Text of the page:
A Southeast Asian pit viper. (Photo courtesy of Zoltan Takacs, Ph.D.)

A Southeast Asian pit viper. (Photo courtesy of Zoltan Takacs, Ph.D.)

The lethal venom of a Southeast Asian pit viper is being considered to help create a new class of antiplatelet drugs that could prevent dangerous blood clots.

Researchers from the National Taiwan University found that a protein isolated from the venom of the Wagler’s pit viper interacted with a glycoprotein receptor on blood platelets to limit blood clots in mice — without severe bleeding.

A protein from the venom could be used to create a new type of antiplatelet drug, which is prescribed to prevent blood clots in people who have had a heart attack, stroke, bypass surgery or a stent procedure. Current medications work by preventing platelets from participating in blood clot formation, but come with a bleeding risk. Aspirin is the most common that is used.

“Bleeding remains a major barrier to optimal therapy for antiplatelet drugs,” said Richard C. Becker, M.D., professor of medicine at the University of Cincinnati Medical Center and director of the University of Cincinnati Heart, Lung & Vascular Institute in Ohio.

Serious bleeding can occur in 1.5 to 2 percent or more of patients who use antiplatelet drugs, Becker said. Fatal bleeding is much less common at less than 1 percent.

Meanwhile, the research on snake venom, published Thursday in the American Heart Association journal Arteriosclerosis, Thrombosis and Vascular Biology, showed success.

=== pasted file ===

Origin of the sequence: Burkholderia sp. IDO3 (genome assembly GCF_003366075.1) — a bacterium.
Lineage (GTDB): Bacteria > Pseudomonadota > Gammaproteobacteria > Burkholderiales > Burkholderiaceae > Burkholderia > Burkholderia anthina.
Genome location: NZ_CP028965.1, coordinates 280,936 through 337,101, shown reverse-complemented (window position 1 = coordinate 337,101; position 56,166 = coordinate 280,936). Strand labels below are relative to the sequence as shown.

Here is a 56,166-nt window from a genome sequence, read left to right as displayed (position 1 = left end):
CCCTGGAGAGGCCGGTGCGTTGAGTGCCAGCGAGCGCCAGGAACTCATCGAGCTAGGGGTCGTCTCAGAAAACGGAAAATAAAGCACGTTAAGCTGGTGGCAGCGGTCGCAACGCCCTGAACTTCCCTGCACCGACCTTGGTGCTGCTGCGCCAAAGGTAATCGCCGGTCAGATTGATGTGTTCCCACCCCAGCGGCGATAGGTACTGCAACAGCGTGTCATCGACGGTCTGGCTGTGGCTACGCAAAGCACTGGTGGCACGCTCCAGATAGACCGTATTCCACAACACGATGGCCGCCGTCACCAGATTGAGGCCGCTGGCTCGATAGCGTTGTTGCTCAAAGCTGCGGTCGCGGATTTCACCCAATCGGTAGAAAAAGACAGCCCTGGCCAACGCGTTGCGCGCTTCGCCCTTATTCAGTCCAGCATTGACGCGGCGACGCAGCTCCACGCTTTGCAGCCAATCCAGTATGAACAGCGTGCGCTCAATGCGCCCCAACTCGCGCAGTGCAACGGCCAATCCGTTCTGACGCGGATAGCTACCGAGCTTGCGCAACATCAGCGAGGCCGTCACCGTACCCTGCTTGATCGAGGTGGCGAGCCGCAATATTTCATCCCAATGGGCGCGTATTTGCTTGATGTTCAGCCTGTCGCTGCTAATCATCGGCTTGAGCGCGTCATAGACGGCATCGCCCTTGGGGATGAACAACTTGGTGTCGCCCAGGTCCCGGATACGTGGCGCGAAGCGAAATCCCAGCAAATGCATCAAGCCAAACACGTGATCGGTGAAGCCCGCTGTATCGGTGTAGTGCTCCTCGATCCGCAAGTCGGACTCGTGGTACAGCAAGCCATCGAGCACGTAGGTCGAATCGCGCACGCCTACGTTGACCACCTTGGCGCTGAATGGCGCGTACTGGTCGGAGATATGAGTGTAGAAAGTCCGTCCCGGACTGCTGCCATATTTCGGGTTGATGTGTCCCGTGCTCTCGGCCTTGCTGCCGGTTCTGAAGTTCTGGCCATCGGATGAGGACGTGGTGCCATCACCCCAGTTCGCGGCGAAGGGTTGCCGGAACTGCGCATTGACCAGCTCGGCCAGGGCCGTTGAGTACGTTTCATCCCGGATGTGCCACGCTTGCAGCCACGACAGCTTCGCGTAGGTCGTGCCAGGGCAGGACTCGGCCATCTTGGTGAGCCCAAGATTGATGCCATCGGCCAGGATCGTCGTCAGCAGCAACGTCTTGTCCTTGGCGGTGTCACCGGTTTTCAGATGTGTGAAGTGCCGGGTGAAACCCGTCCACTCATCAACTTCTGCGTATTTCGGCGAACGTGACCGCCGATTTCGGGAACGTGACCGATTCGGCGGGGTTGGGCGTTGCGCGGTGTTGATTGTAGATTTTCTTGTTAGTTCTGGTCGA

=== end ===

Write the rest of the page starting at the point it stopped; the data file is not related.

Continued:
The chemical component, trowaglerix, derived from the venom protein helped limit clotting more safely — no severe bleeding, said the study’s lead author Tur-Fu Huang, Ph.D., of the Graduate Institute of Pharmacology at National Taiwan University.

The research showed that mice administered this new drug had slower blood clot formation compared to untreated mice. In addition, the treated mice did not bleed longer than untreated mice.

Wagler’s pit viper snakes wouldn’t be milked to get the venom if a drug is approved. Venom toxins can be synthetically produced based on their chemical blueprint.

It “does not require rounding up all the venomous snakes on earth,” Becker said.

“The venom itself will not be used, rather the peptides isolated from the venom could be employed as a ‘blueprint’ for drug development,” he said.

The Wagler’s pit viper is a beautifully colored tree-dweller ranging from 20 inches to 3 feet long that is found from Vietnam to Indonesia.

Trowaglerix may join other reptile venom toxins that have made their way into the medicine cabinet.

“There are over 150,000 different species of venomous animals on Earth, such as insects, spiders, jellyfish, scorpions and snakes. Together, they have more than a 20-million-strong toxin arsenal, nearly all of them unknown to science,” said Zoltan Takacs, Ph.D., pharmacologist with biotech startup ToxinTech.

The toxins target essential bodily functions, such as nerve-to-muscle communication, blood circulation and coagulation. Death comes from respiratory paralysis or stop of blood circulation, he said.

“In small dose, a pure toxin or its chemical mimetic derived from a deadly venom can be used as a blockbuster lifesaver, such as eptifibatide or captopril,” said Takacs. Both drugs were courtesy of snake venom.

The pigmy rattlesnake venom provided the blueprint for eptifibatide, an antiplatelet medication. It’s been used since 1998 to treat heart attacks or used in patients undergoing procedures to open blocked blood vessels to the heart.

Captopril was derived from the venom from the Brazilian pit viper. It was the first ACE inhibitor, a drug approved in 1981 to treat high blood pressure, heart failure and heart attack.

“Many drugs developed for the prevention and treatment of cardiovascular disease were initially identified in plants, tree bark and living species on land and in the sea,” Becker said. “This is basic chemistry, human curiosity and nature collectively at their best.”

It’s too soon to tell how well a drug based on these studies will do in humans, he said.

A drug based on the findings could take up to eight years to be approved, although researchers hope for a faster process, Huang said.